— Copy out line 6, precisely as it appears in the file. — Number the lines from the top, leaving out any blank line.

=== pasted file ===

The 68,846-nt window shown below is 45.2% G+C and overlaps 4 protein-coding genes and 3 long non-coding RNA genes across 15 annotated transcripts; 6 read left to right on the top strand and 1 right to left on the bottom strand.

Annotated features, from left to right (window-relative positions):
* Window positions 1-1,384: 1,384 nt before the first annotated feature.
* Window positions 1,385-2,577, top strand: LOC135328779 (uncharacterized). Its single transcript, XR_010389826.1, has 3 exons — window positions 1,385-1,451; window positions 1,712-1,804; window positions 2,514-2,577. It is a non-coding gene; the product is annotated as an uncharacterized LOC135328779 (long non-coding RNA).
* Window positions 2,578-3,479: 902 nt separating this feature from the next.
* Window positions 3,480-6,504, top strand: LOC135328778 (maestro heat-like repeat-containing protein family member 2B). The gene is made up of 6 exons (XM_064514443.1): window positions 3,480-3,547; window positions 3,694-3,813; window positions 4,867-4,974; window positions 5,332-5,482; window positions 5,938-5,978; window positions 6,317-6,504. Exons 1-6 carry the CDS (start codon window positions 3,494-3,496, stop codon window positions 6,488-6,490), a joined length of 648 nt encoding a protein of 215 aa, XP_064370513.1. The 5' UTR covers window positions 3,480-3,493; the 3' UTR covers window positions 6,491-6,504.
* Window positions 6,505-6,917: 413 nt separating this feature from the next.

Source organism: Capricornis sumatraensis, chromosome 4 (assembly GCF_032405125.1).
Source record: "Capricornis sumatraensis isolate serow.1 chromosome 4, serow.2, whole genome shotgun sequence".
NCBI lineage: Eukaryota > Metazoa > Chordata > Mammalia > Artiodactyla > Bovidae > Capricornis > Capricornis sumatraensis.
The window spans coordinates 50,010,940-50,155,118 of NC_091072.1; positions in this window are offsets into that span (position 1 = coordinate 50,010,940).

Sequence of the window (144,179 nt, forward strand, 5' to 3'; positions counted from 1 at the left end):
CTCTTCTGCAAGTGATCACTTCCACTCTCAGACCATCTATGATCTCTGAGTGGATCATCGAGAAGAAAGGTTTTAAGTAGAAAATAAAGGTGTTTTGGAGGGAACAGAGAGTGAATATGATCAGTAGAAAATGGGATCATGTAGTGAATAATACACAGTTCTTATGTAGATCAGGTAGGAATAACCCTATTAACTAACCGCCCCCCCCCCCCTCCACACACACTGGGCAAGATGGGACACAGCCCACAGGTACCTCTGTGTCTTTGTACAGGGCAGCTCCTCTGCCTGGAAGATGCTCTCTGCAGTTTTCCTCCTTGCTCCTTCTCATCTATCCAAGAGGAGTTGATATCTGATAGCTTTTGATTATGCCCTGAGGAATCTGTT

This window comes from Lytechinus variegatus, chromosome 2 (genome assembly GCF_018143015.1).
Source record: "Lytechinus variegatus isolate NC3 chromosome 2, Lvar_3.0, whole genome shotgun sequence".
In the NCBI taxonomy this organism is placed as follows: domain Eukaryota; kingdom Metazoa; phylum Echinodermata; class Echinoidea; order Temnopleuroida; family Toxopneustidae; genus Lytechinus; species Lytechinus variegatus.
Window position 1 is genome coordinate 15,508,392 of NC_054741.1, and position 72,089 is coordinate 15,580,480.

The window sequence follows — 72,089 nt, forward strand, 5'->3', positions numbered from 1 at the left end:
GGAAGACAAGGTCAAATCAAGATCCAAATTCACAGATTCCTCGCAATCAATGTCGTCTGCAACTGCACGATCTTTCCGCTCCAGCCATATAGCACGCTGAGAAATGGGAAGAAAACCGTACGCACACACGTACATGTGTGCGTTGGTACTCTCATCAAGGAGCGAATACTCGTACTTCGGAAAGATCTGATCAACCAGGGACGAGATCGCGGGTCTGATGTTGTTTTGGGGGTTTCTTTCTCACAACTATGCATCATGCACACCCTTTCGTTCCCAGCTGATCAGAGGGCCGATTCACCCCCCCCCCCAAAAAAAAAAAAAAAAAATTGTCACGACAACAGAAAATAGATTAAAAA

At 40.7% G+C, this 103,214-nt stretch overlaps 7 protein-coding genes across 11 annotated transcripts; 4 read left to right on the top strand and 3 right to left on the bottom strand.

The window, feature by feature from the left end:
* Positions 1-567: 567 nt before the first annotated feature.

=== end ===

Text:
* Window positions 3,480-6,504, top strand: LOC135328778 (maestro heat-like repeat-containing protein family member 2B). The gene is made up of 6 exons (XM_064514443.1): window positions 3,480-3,547; window positions 3,694-3,813; window positions 4,867-4,974; window positions 5,332-5,482; window positions 5,938-5,978; window positions 6,317-6,504. Exons 1-6 carry the CDS (start codon window positions 3,494-3,496, stop codon window positions 6,488-6,490), a joined length of 648 nt encoding a protein of 215 aa, XP_064370513.1. The 5' UTR covers window positions 3,480-3,493; the 3' UTR covers window positions 6,491-6,504.